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This article was written by Bob Watson and was originally published here.

Congress should turn all of the land it owns over to the states, Sen. Ed Emery, R-Lamar, told fellow state senators on the Rules committee last week — especially in the western states.

He wants the Missouri Legislature to pass a resolution urging Congress to transfer those lands.

“It excludes national parks, wilderness preservation systems (and) federal military installations,” Emery explained. “For any sales of those public lands that the states would undertake after they took title to the lands, 95 percent of any proceeds from that sale would go back to retiring federal debt.”

So, he said, that would take away any financial incentives the states might have to take control of the land then sell it quickly.

Emery said his idea really is rooted in the U.S. Constitution.

Article 1, Section 8, Clause 17 says Congress has the power “to exercise … authority over all places purchased by the consent of the legislature of the State in which the (place) shall be, for the erection of forts, magazines, arsenals, dock-yards, and other needful buildings.”

Supporters of the lands-transfer idea also point to the U.S. Constitution’s Article 4, Section 3, which covers the states, and says: “The Congress shall have power to dispose of and make all needful rules and regulations respecting the territory or other property belonging to the United States … “

Emery acknowledged the 1787 language isn’t as precise as he would like.

“It may not be expressed, but it’s clearly implied — that the only reason for the federal government to hold these lands is until they become states and then that land should become a part of the states,” he said.

“Constitutionally, the federal government really should release these lands to the states.”

But Sen. Jason Holsman, D-Kansas City, reminded Emery during last week’s hearing that federal money paid for acquiring the western states.

“When Thomas Jefferson in 1803 purchased the Louisiana Purchase from the French, the federal government paid $15 million for all of that territory,” Holsman said, “and then authorized statehood through federal action — under the Constitution — to allow those states to come into existence.

“It was federal action and federal dollars that actually purchased that land that created that tract that became those states.”

Emery said the states can do a better job of managing the land than the federal government does.

“I think our own Conservation Department is a great illustration of that,” he told the committee. “They manage Conservation land much more effectively than you’ll see a lot of the land managed (in the) West.”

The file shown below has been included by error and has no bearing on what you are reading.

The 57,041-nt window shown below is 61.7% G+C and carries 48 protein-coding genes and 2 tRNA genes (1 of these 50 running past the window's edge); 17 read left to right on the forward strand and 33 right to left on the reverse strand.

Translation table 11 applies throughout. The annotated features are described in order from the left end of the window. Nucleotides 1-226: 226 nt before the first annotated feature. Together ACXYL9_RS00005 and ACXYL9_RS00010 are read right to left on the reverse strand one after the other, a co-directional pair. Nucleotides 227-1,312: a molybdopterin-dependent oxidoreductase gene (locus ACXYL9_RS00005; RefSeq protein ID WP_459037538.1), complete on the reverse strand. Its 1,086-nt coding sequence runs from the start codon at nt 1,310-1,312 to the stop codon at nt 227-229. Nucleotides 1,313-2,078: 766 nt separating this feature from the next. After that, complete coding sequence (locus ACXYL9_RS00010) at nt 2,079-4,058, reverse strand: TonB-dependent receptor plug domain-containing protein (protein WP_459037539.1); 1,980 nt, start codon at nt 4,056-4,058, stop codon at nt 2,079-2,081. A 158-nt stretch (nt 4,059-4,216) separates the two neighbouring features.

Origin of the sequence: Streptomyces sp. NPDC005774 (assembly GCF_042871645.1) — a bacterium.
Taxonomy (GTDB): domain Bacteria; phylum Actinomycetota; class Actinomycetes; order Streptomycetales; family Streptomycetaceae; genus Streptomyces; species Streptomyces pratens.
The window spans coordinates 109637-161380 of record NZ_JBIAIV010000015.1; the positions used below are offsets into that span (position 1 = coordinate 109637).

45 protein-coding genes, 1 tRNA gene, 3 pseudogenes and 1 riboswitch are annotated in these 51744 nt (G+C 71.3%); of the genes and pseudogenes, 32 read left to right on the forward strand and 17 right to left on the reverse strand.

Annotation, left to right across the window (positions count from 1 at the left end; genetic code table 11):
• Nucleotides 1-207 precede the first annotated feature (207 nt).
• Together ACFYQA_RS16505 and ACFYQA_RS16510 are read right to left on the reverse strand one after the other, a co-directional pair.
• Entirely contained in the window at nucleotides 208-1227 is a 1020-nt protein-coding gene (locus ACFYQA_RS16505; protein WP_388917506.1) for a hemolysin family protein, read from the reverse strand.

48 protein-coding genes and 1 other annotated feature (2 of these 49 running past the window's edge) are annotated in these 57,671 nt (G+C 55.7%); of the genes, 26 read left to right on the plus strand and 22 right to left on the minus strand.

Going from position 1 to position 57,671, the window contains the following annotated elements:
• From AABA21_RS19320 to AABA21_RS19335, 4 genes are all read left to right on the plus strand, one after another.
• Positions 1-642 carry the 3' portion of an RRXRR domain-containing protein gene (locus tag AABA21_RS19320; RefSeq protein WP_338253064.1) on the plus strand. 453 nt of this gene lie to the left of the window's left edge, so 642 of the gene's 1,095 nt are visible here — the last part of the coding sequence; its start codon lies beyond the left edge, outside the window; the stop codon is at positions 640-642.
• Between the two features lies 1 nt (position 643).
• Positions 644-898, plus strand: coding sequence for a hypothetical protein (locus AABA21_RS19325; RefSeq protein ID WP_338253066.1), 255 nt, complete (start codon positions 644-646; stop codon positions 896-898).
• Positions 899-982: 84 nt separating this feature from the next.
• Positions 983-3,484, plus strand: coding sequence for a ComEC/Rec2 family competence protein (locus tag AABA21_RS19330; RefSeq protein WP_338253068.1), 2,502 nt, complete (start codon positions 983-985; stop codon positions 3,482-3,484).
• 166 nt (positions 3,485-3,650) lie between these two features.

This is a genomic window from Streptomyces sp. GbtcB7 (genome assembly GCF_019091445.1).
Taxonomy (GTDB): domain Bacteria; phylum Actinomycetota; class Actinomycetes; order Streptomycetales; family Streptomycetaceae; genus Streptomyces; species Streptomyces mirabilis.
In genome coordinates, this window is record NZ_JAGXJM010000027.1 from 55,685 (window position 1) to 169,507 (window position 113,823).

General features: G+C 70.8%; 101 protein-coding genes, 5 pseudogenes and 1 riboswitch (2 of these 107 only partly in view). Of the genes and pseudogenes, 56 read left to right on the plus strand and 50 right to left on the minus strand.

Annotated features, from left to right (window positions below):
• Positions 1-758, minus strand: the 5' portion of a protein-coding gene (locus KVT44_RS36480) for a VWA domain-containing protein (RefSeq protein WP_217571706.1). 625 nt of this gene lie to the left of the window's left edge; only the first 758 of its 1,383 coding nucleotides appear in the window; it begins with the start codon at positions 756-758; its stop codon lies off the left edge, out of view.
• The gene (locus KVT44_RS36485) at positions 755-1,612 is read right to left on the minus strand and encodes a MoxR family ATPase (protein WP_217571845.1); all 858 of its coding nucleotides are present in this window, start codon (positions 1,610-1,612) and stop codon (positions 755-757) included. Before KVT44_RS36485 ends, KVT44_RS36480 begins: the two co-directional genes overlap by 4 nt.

Holsman noted many states don’t have a dedicated sales tax, like Missouri’s voter-approved one-eighth-cent sales tax that has provided the bulk of the Conservation department’s funds since 1977.

But, Emery said, that actually is an argument supporting the lands-transfer idea.

He said the federal government’s “public lands are costing them money. In most of the cases where the states are operating those public lands, they’re making money on those lands.”

But under the current scheme, where the federal government controls about 5 percent of the land east of the Mississippi River and more than 50 percent of the land to the west, Emery said, the eastern states’ taxpayers actually are “subsidizing the western states.”

If the states controlled the federal lands, he said, “They would probably look for opportunities where there were, for example, any kind of precious minerals or anything else that could be mined (or) timber that should be taken care of.

“If you look at the wildfire incidents through the last several decades, it continues to get worse and worse — part of that is because of very poor management of these lands, because they’re being managed out of Washington, D.C., as opposed to out of the states.”

But, Holsman countered: “(Teddy Roosevelt) wouldn’t have preserved the land if he was wanting to have it used for mining. …

“When Teddy Roosevelt preserved those 240 million acres, it was the greatest gift of generational wealth that’s ever been bestowed on this country, outside of our founding documents.

“I have a really hard time with rolling back that gift.”

Emery said his proposal is similar to the law it took Missouri’s U.S. Sen. Thomas Hart Benton three decades to accomplish in the 1800s, which eventually resulted in the transfer of federal land to Missouri and other then-western states.

“Benton is probably the champion of this transfer,” Emery told colleagues.

And, Emery said, Roosevelt praised Benton’s effort, in a biography the former president wrote about Missouri’s veteran U.S. senator.

Emery also noted the lands-transfer idea is promoted by the American Lands Council, which is working to get states to pass resolutions encouraging Congress to transfer the lands.

No one testified for or against Emery’s proposed resolution.

The resolution is treated like a bill in the legislative process and must win the approval of both House and Senate.

However, if lawmakers pass it, the resolution doesn’t have the force of any law — but simply is seen as Missouri lawmakers’ advice to Congress.